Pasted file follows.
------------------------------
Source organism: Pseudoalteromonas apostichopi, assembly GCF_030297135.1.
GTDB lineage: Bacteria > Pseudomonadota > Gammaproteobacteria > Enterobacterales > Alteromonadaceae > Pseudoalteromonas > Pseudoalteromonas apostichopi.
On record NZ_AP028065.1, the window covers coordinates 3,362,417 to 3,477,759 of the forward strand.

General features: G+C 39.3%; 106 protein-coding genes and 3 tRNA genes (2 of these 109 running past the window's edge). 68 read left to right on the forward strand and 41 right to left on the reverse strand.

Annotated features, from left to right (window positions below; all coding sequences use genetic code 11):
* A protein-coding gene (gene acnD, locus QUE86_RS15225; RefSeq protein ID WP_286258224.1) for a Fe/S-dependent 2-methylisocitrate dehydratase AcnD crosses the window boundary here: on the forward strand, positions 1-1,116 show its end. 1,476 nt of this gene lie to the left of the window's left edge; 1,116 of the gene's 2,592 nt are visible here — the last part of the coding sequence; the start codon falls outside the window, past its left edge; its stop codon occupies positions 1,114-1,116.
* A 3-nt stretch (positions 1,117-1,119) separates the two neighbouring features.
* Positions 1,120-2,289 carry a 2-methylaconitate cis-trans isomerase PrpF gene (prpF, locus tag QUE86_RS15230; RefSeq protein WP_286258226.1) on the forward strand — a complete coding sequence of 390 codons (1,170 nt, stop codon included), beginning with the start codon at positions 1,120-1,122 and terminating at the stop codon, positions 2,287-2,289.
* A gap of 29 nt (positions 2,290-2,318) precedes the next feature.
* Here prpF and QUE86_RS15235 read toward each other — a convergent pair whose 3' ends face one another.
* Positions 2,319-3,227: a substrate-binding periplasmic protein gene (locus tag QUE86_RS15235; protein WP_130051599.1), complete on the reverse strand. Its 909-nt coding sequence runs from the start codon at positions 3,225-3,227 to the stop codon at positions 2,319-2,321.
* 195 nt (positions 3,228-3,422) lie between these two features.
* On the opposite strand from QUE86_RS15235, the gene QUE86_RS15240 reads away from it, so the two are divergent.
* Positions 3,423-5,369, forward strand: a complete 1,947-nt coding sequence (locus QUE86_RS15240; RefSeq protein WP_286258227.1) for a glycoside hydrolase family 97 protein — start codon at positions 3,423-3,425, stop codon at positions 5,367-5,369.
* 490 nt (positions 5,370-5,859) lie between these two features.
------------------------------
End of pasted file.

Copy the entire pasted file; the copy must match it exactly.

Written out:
Source organism: Pseudoalteromonas apostichopi, assembly GCF_030297135.1.
GTDB lineage: Bacteria > Pseudomonadota > Gammaproteobacteria > Enterobacterales > Alteromonadaceae > Pseudoalteromonas > Pseudoalteromonas apostichopi.
On record NZ_AP028065.1, the window covers coordinates 3,362,417 to 3,477,759 of the forward strand.

General features: G+C 39.3%; 106 protein-coding genes and 3 tRNA genes (2 of these 109 running past the window's edge). 68 read left to right on the forward strand and 41 right to left on the reverse strand.

Annotated features, from left to right (window positions below; all coding sequences use genetic code 11):
* A protein-coding gene (gene acnD, locus QUE86_RS15225; RefSeq protein ID WP_286258224.1) for a Fe/S-dependent 2-methylisocitrate dehydratase AcnD crosses the window boundary here: on the forward strand, positions 1-1,116 show its end. 1,476 nt of this gene lie to the left of the window's left edge; 1,116 of the gene's 2,592 nt are visible here — the last part of the coding sequence; the start codon falls outside the window, past its left edge; its stop codon occupies positions 1,114-1,116.
* A 3-nt stretch (positions 1,117-1,119) separates the two neighbouring features.
* Positions 1,120-2,289 carry a 2-methylaconitate cis-trans isomerase PrpF gene (prpF, locus tag QUE86_RS15230; RefSeq protein WP_286258226.1) on the forward strand — a complete coding sequence of 390 codons (1,170 nt, stop codon included), beginning with the start codon at positions 1,120-1,122 and terminating at the stop codon, positions 2,287-2,289.
* A gap of 29 nt (positions 2,290-2,318) precedes the next feature.
* Here prpF and QUE86_RS15235 read toward each other — a convergent pair whose 3' ends face one another.
* Positions 2,319-3,227: a substrate-binding periplasmic protein gene (locus tag QUE86_RS15235; protein WP_130051599.1), complete on the reverse strand. Its 909-nt coding sequence runs from the start codon at positions 3,225-3,227 to the stop codon at positions 2,319-2,321.
* 195 nt (positions 3,228-3,422) lie between these two features.
* On the opposite strand from QUE86_RS15235, the gene QUE86_RS15240 reads away from it, so the two are divergent.
* Positions 3,423-5,369, forward strand: a complete 1,947-nt coding sequence (locus QUE86_RS15240; RefSeq protein WP_286258227.1) for a glycoside hydrolase family 97 protein — start codon at positions 3,423-3,425, stop codon at positions 5,367-5,369.
* 490 nt (positions 5,370-5,859) lie between these two features.